Certainly the flavor of the Chicagoan seems colored by the fundamentalist modernist controversy. I raised this question at the symposium. Clearly the late nineteenth century holiness authors operated with a different hermeneutic from Stephen Paine. I'm not qualified at this point to say exactly what all the differences are. But I raised the question to point to at least one conclusion we will certainly draw from the comparison--whatever sense of error they might have had, it wasn't the same.
I thus find myself shaking my head at the Calvinist Harold Lindsell when he protests that Christians have always believed in inerrancy, even though the word comes from nineteenth century Reformed thinkers who themselves arguably used the word differently than Lindsell himself. I shake my head like a modern physicist reacting to someone insisting that Democritus knew about the atom in the 400s BC because he used the word atomos in relation to a fundamental building block of the world.
Article 14: Affirmation of the unity and internal consistency of Scripture.
Here is another point of contradiction, I believe, within the Chicagoan hermeneutic, enabled by a faulty view of language. It says it wants to read individual passages in historical context. Yet it wants to read individual passages in a canonical context.
Kevin Vanhoozer has been on a pilgrimage from a focus on the original meaning of the Bible toward seeing the Christian meaning of Scripture as a matter of the whole of the Bible as a divine speech-act. I think I know where this line of thought will end, although I wonder if Vanhoozer will ever take the final step.
I as a child of the nineteenth century holiness movement was easily able to take the final step long before Vanhoozer as a Reformed evangelical. The final step is to recognize that there is necessarily a discontinuity between the meaning of the words of the Bible when read canonically--in the light of the whole--and the meaning of the individual books read in their historical-cultural context. This follows naturally from the fact that meaning is a function of context, and a canonical context is simply a different context from the varied original ones.
But the long and short of it is that the Christian reading of Scripture is really the canonical one and it seems to me light years away from the Chicago Statement and its priorities. Reading the Bible as a whole with Christian glasses is such a fundamentally different way of reading it than the Chicagoan preoccupation with precise authorship, correlation to specific scientific positions, and questions of authorship. It seems such a monumental step backwards to focus on these things at this point. A canonical reading of the Bible allows us truly to read the Bible the way Christians really have throughout the centuries and yet without ignoring genuine issues raised by historical criticism. Read canonically, those issues don't go away. They just become largely irrelevant.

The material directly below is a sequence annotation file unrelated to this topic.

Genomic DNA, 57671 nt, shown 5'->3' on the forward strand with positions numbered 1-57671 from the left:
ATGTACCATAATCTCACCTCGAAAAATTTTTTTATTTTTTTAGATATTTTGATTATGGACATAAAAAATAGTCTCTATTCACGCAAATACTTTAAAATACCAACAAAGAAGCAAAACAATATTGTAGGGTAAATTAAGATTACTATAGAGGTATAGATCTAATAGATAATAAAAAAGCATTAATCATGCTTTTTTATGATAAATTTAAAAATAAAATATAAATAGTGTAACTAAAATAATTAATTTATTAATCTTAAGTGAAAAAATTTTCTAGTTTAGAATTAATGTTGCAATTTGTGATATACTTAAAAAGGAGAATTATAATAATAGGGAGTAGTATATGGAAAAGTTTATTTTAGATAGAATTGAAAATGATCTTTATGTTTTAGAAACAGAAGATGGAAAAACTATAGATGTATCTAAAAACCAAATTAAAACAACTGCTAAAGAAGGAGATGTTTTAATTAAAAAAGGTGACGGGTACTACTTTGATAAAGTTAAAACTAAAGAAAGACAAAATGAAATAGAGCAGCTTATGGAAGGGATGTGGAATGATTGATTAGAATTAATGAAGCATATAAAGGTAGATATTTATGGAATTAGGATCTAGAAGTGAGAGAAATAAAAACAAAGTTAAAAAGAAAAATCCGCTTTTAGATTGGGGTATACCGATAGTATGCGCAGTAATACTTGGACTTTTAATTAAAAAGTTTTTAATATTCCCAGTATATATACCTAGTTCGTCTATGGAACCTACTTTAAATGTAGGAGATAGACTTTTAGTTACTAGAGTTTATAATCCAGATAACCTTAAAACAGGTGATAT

Article 17: The Holy Spirit does not operate in isolation from or against Scriptures.
I've already pointed out that the Wesleyan tradition is more open to pneumatic exegesis than the Calvinist Chigagoan would ever be. There's a great quote in Vanhoozer's Is There a Meaning in This Text that well fits this article of the Statement--the Spirit can blow when He wills but He cannot blow wherever He wills. In other words, the Spirit can't make the text mean something it didn't mean before.
Poppycock. The Spirit can do whatever He wants, including making the biblical text mean things it never did before. The word "against" is pretty strong and I would not use it of such new meanings. But certainly contexts can differ enough to where Holy Spirit inspirations can appear to go against biblical teaching.
In general, the Spirit is first a matter for the Church at large and only secondarily for the individual. In that sense, drastically novel leadings I would expect to be confirmed on a massive scale. I think the Spirit did that with slavery where, although not exactly in contradiction to Scripture, but going beyond it, the Spirit led not only Christendom but the world to abolish it. The same movement is underway in relation to the empowerment of women. Such things do not go against Scripture although they go beyond where it ended (I would argue they are still on its kingdom trajectory nonetheless).
Article 19: Signing is not necessary for salvation but it is vital to a sound understanding of the whole of Christian faith.
Not necessary for salvation, absolutely. Vital to a sound understanding? Some Wesleyans will say yes. Some Wesleyans like myself will say that it focuses on issues that, at best, are tangential to what is important (which is hearing God speak through His word) and at worst skew the very nature of the Bible, set up our children for faith crisis, and (possibly) reflect poorly on God as a God of truth.